In an alternative exemplary embodiment, the RA 110 may be positioned adjacent the battery 130. In the low temperature environment, chemical reactions generating the electric current within the battery 130 occur at a slower rate, reducing output of the electric current. Thus, when the HA 120 is coupled to the RA 110, the heat generated by the HA 120 significantly impacts the battery 130, improving its functionality.
Those of skill in the art will understand that the exemplary embodiments of the present invention provide an inexpensive solution to maintaining operational efficiency of MEDs which are used in low temperature environments and/or moist/humid environments.
It will be apparent to those skilled in the art that various modifications may be made in the present invention, without departing from the spirit or the scope of the invention. Thus, it is intended that the present invention cover modifications and variations of this invention provided they come within the scope of the appended claimed and their equivalents.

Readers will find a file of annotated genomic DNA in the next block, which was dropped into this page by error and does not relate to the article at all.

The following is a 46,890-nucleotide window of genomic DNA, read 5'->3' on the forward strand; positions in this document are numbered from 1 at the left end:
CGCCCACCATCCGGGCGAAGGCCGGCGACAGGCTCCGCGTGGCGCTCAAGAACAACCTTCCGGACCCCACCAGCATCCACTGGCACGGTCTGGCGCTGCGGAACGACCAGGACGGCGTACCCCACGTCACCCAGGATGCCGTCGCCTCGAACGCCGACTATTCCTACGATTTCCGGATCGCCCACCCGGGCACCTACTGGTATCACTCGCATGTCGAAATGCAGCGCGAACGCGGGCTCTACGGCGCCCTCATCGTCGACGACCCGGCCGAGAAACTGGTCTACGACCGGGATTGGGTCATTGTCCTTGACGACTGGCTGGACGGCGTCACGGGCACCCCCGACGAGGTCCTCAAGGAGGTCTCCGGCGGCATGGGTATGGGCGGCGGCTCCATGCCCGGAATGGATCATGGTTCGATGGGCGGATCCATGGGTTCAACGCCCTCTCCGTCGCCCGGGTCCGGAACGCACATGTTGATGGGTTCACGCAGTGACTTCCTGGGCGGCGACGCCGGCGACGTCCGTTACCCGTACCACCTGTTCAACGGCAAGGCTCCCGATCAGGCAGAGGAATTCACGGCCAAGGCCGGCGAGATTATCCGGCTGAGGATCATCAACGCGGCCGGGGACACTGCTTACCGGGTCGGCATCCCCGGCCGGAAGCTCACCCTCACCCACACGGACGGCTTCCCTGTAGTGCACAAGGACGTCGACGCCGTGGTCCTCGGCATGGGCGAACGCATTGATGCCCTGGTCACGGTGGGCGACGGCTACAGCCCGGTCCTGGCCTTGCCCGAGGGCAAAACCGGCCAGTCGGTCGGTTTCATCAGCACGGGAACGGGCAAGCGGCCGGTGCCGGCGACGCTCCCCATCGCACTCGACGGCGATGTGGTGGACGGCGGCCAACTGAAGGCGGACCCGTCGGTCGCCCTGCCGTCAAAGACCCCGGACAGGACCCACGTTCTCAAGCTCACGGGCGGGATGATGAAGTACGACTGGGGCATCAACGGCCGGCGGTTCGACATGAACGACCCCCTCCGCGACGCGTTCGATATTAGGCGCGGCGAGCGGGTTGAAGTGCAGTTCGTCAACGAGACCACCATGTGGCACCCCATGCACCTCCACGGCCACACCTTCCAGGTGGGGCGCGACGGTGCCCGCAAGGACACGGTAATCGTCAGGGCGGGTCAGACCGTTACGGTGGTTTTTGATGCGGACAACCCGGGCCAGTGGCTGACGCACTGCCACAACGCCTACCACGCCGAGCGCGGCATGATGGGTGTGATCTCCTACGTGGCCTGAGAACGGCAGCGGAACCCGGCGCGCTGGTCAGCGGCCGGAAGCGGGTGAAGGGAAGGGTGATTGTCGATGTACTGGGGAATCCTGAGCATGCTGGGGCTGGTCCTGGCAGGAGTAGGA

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|Citing Patent||Filing date||Publication date||Applicant||Title|
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|U.S. Classification||219/209, 219/543, 219/522, 219/210, 219/523, 219/541|
|International Classification||G03B17/00, H05B3/28|
|Cooperative Classification||H04M1/72527, H04B1/036|
|Aug 18, 2006||AS||Assignment|
Owner name: SYMBOL TECHNOLOGIES, INC., NEW YORK